[Late Game Structures] Objectives & Victory Conditions: There are arguably only three ways to win games. These are their stories.
[Late Game Structures] Qualifiers – Flying Too Close To the Sun: Part one is about Comparative Qualifiers where players are compared at the end of the game and someone loses their wings just before final scoring.
[Late Game Structures] Qualifiers – The Ultimatum & the Forbidden Fruit: Part two covers Absolute Qualifiers where players must perform specific tasks or avoid certain outcomes in order to remain eligible to win at the end of the game.
Mechanic Archetypes Series
Mechanic Archetypes – Worker Placement: An introduction to the mechanic covering tendencies and interpretations of the term “Worker Placement”.
Worker Placement – The Perfectly Average Middle Ground Mechanic: High-level look at the mechanic that includes a few selected strengths and weaknesses of Worker Placement.
Worker Placement – Observations and Innovations: A look at more than two dozen Worker Placement games while covering various trends and approaches to the mechanic.
Mechanic Archetypes – Pool Builders: An introduction highlighting the mechanics of Deck building, Dice building and Bag building collectively referred to as Pool builders.
Pool Builders – The Algae of Game Mechanics: High-level look at Pool building that focuses on the strengths and weaknesses of the the mechanic.
Pool Builders – Observations and Innovations: A look at a wide range of Pool Building games while covering various trends and approaches to the mechanics.
Game Design Analysis Series
Our analyses of popular games that utilize the terminology and game design frameworks we use on this page.
Game Design Analysis – Bora Bora: We look at Bora Bora with a focus on Balance, Complexity, Scalability, Approachability and other attributes.
Game Design Analysis – Twilight Struggle: We look at Twilight Struggle with an emphasis on Game-Defining Concepts, Theme, Downtime, Satisfaction and several other attributes.
Game Design Analysis – Bohnanza: We look at Bohnanza with an emphasis on Player Control, Pacing, Satisfaction and several other attributes.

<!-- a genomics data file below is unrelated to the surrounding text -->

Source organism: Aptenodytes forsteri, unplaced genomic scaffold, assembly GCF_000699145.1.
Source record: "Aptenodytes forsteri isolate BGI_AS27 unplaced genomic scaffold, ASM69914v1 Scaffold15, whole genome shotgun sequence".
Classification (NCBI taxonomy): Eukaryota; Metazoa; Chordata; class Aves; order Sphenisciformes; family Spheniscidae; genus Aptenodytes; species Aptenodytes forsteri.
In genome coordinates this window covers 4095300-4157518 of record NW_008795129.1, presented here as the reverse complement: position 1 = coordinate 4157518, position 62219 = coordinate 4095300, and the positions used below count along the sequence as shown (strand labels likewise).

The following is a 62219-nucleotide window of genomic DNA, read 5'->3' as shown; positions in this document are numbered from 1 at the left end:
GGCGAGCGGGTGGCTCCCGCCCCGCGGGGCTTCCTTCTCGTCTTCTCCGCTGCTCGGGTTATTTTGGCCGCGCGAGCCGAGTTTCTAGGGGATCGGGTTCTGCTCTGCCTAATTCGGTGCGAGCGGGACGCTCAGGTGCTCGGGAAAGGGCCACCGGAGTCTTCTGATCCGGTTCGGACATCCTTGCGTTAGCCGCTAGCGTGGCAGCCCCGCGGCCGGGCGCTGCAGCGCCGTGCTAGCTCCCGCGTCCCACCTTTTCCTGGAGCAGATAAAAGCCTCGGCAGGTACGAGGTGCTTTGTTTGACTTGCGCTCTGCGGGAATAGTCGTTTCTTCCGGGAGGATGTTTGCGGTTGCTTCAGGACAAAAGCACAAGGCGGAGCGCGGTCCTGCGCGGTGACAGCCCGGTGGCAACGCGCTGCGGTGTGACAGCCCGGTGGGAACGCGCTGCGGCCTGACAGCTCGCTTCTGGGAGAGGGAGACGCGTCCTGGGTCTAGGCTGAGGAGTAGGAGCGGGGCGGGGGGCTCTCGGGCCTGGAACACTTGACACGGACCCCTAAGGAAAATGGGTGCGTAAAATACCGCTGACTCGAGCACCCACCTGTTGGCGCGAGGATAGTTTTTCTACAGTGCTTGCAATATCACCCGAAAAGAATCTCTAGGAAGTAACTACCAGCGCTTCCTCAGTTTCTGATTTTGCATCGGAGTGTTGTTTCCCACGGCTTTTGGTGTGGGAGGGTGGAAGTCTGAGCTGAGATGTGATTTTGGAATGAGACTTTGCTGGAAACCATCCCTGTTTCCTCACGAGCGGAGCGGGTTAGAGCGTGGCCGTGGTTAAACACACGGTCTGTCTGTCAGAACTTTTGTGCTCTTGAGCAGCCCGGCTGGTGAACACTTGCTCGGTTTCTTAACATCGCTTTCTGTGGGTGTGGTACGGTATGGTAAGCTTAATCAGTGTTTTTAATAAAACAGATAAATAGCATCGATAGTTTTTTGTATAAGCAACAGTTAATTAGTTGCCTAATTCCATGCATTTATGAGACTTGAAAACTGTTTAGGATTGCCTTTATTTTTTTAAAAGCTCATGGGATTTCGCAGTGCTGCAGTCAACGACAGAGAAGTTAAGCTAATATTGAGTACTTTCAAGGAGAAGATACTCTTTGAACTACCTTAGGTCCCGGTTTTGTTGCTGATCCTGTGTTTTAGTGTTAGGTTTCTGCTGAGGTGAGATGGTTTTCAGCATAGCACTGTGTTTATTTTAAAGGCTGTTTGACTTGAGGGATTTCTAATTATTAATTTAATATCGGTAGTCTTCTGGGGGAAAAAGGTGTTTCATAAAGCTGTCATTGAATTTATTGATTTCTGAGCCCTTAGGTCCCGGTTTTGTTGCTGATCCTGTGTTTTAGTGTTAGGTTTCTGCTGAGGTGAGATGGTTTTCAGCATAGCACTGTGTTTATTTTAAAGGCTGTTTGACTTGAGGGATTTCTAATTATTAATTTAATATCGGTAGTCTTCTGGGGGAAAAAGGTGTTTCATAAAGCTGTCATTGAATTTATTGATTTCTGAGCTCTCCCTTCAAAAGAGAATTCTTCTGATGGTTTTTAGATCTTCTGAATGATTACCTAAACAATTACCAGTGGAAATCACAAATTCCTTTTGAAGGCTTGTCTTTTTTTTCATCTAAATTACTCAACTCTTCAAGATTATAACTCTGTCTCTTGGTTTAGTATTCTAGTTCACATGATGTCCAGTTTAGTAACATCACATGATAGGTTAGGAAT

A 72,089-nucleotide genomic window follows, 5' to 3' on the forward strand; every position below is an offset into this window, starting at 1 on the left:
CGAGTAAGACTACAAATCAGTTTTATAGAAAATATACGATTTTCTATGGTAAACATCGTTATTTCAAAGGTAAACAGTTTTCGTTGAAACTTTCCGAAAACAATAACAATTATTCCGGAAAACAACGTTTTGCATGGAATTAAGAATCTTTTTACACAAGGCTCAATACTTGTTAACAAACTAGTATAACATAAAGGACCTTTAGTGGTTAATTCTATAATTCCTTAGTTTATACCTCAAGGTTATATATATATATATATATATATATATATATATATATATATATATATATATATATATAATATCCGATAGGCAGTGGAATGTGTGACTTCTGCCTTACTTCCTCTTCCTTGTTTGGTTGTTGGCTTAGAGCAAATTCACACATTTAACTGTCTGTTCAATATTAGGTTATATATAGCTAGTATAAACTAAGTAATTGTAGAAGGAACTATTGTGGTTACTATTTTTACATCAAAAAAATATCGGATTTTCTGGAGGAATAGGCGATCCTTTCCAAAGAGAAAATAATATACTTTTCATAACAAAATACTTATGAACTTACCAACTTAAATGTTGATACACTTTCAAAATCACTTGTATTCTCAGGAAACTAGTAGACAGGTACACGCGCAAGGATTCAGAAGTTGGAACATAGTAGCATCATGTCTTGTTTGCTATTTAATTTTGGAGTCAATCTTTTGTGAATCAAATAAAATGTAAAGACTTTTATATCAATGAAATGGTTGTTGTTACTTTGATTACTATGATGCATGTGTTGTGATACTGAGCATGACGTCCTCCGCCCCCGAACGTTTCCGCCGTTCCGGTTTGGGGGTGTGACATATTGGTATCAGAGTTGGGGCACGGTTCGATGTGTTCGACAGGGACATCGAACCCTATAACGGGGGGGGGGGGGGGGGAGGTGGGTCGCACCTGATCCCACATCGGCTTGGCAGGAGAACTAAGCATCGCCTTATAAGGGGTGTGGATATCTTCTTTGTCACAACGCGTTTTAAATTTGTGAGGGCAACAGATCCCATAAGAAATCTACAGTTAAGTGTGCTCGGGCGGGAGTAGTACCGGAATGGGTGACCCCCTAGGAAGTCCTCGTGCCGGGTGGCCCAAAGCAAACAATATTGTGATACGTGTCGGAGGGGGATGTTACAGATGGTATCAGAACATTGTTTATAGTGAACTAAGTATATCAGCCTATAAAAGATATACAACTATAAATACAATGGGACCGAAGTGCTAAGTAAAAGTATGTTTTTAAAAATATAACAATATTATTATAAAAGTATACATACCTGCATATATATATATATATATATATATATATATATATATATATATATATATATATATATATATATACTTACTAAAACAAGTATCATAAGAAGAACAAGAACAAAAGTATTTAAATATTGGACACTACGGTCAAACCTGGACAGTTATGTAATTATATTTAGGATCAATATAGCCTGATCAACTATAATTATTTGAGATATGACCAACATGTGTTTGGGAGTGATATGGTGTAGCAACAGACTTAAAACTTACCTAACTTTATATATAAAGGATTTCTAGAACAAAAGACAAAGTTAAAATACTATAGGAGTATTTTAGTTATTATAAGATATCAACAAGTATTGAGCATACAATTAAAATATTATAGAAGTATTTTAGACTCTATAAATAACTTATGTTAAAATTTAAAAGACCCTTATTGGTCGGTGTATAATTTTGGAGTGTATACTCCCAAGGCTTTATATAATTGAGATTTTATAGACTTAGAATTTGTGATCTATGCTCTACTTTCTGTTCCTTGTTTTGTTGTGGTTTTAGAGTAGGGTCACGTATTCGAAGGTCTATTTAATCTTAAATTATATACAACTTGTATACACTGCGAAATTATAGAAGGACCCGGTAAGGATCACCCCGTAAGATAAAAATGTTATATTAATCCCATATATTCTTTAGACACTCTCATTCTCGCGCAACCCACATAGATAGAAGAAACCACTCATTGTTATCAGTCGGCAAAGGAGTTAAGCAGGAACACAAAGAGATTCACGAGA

Dual Design Analysis – Concordia and Lewis & Clark: A special pair of analyses with a look at the comparative strengths of two 2013 games on the topics of Theme, Pacing, Downtime, Satisfaction and other attributes.
Game Design Analysis – Power Grid: We look at one of our all-time favorites on the topics of Balance, Approachability, Game Structures and several other attributes.
Game Design Analysis – Keyflower: Keyflower’s blend of auctions and worker placement is remarkable and we look at some of our favorite attributes that make its gameplay so appealing.
Game Design Analysis – Orleans: A recent favorite and one of the best games we’ve played in years, in this analysis we dig to the bottom of the bag and break down the best attributes of Orleans.
Scott Almes (January 2014): Scott discusses 4x games, his design process, Tiny Epic Kingdoms and Bigfoot.
Jamey Stegmaier (March 2014): Jamey discusses the playtesting and development process surrounding Tuscany, his approach to design and some of his wine of choice. [Warning: Ripe with Wine Puns]
Vital Lacerda (September 2014): Vital discusses the design and development process of Kanban: Automotive Revolution. He also discusses designing with his love of complex games, his creative process and The Gallerist. [Warning: Assembled with Automotive Manufacturing Puns]
Tom Lehmann (November 2014): Tom discusses the origin of Roll for the Galaxy, his typical work process as a freelance game designer, his thoughts on collaborating on game design projects and several of his recent and upcoming games.
Professor Chris Hlas (January 2015): Chris discusses his approaches to teaching game design in the classroom, how students have responded and wonderful anecdotes from his experiences.
David Burke (January 2016): David discusses the “what goes around, comes around” design of Karmaka, unconventional themes and digital implementations of tabletop games.
Dominic Crapuchettes (March 2016): Dominic discusses the development and progression of Evolution: Climate and it’s thematic addition to the Evolution series. [Warning: Developed with Evolutionary Puns]
Trial & Error (December 2014): A mixture of clever, humorous and thoughtful reader responses.
Mid-Summer Mailbag (July 2015): A collection of questions and ideas and three ideas for a thematic traitor game. Also, what was the best year in game design?
Influencers & Collaborators (December 2015): A reflection on one of our favorite tabletop blogs and three polarizing decisions types in some of our favorite games.
The Return of the Mailbag (January 2017): A brief mailbag prompted by readers and delivered for readers.